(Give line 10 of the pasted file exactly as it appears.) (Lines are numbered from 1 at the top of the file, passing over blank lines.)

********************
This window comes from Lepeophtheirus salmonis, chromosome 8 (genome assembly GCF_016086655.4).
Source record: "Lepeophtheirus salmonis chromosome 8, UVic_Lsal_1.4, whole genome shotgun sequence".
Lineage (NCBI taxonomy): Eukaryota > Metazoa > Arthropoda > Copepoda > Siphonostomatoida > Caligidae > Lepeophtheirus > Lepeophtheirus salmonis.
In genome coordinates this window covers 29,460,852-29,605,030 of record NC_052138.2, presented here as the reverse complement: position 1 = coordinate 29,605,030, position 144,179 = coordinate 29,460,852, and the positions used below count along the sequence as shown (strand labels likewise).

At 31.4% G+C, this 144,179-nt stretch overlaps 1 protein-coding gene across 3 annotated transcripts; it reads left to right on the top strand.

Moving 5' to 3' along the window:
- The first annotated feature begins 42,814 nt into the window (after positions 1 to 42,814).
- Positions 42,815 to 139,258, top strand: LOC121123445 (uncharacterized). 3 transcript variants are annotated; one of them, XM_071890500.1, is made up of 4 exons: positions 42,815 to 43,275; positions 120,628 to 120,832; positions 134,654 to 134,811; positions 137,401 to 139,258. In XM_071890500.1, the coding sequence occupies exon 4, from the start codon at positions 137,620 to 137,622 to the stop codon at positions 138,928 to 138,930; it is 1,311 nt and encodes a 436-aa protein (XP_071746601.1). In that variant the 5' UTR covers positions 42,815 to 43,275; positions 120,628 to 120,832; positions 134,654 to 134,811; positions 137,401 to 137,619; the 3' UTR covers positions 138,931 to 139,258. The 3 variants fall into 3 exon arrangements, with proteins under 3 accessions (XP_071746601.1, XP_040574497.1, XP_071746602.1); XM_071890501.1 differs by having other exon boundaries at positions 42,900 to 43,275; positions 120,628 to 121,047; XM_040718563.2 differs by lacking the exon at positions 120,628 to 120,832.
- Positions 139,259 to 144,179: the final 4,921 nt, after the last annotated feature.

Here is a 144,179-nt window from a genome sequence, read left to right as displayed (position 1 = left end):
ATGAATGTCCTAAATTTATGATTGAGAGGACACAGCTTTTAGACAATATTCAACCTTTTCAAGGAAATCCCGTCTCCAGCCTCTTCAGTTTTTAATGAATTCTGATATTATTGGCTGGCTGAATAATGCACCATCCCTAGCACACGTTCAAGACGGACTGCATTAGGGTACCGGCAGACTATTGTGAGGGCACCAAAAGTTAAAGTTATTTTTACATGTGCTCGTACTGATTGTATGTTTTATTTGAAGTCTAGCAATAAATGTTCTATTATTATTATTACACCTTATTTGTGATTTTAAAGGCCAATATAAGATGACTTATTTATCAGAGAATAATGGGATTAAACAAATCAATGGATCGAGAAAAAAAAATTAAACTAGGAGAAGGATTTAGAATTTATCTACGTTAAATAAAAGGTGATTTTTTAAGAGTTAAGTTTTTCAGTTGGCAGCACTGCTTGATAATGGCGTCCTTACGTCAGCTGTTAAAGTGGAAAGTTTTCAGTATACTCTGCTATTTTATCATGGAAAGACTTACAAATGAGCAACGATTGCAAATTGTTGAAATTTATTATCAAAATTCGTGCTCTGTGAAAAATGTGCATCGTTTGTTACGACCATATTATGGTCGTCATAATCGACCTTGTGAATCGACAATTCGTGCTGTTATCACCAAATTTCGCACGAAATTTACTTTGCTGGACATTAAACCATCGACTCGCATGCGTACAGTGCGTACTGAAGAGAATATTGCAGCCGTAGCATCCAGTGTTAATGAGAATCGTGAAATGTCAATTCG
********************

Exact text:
Here is a 144,179-nt window from a genome sequence, read left to right as displayed (position 1 = left end):